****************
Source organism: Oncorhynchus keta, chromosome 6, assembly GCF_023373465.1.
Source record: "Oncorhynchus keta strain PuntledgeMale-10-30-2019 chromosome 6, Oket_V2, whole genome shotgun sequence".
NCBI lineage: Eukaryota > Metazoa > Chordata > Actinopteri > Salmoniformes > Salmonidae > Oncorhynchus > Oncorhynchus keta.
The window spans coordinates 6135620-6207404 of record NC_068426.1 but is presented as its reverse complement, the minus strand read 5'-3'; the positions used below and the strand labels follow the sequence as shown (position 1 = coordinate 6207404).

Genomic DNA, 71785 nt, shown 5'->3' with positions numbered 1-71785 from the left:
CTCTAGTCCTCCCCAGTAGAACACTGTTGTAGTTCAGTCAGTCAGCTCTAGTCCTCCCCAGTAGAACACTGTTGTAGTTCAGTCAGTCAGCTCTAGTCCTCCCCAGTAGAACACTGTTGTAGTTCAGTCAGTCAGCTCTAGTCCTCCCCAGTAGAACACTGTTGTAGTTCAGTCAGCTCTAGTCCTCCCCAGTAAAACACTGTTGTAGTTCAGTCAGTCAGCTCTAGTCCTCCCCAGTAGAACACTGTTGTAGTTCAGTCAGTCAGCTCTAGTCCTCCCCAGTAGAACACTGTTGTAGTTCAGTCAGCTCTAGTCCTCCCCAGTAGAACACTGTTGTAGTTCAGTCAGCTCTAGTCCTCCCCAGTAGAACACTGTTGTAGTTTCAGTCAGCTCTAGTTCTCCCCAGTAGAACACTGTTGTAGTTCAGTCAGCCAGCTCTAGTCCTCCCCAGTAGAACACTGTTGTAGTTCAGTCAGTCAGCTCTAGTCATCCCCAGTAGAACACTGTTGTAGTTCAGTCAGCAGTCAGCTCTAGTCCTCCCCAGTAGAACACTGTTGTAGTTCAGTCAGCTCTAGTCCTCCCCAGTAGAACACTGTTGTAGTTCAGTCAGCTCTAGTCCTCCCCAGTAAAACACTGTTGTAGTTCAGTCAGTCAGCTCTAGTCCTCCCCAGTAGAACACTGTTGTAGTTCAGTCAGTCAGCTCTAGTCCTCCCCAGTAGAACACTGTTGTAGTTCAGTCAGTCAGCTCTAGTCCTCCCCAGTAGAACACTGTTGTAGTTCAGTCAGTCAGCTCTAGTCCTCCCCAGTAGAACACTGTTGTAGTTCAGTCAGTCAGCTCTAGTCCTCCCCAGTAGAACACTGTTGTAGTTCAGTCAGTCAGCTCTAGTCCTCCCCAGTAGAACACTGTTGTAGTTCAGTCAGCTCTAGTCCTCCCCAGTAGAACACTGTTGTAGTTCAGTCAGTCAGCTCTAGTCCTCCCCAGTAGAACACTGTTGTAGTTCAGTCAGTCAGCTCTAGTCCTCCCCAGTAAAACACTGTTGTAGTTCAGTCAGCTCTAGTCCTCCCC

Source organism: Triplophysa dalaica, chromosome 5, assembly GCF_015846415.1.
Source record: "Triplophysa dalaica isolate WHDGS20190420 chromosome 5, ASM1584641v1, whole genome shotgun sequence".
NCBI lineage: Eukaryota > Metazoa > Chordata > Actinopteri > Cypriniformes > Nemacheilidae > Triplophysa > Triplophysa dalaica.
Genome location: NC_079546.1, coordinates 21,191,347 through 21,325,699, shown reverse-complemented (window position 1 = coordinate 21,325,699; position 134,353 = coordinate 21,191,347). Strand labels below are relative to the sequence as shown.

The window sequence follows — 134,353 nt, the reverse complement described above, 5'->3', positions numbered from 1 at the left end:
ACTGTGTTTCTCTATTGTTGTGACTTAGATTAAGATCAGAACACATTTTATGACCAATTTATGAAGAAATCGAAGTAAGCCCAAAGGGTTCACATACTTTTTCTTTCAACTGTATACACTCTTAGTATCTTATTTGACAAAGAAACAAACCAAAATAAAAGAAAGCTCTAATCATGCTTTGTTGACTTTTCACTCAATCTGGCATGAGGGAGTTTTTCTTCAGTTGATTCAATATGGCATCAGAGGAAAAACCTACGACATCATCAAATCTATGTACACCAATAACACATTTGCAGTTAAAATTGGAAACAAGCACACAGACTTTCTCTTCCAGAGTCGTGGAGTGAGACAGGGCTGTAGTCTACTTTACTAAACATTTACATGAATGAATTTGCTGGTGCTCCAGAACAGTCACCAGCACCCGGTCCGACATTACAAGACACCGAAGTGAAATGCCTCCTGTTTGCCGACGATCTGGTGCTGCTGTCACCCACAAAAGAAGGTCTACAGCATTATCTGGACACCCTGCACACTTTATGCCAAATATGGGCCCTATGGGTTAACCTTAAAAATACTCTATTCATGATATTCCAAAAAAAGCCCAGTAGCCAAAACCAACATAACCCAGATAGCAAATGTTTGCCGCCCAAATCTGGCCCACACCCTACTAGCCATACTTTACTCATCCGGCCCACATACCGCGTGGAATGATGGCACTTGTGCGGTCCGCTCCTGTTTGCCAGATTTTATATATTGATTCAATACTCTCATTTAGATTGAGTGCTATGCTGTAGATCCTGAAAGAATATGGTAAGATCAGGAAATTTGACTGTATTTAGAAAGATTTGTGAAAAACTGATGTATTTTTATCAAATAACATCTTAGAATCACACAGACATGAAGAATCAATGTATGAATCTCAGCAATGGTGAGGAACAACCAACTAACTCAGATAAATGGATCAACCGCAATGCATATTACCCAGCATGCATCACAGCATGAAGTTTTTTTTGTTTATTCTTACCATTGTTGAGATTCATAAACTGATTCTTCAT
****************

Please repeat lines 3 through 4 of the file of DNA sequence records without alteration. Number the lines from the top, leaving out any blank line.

NCBI lineage: Eukaryota > Metazoa > Chordata > Actinopteri > Salmoniformes > Salmonidae > Oncorhynchus > Oncorhynchus keta.
The window spans coordinates 6135620-6207404 of record NC_068426.1 but is presented as its reverse complement, the minus strand read 5'-3'; the positions used below and the strand labels follow the sequence as shown (position 1 = coordinate 6207404).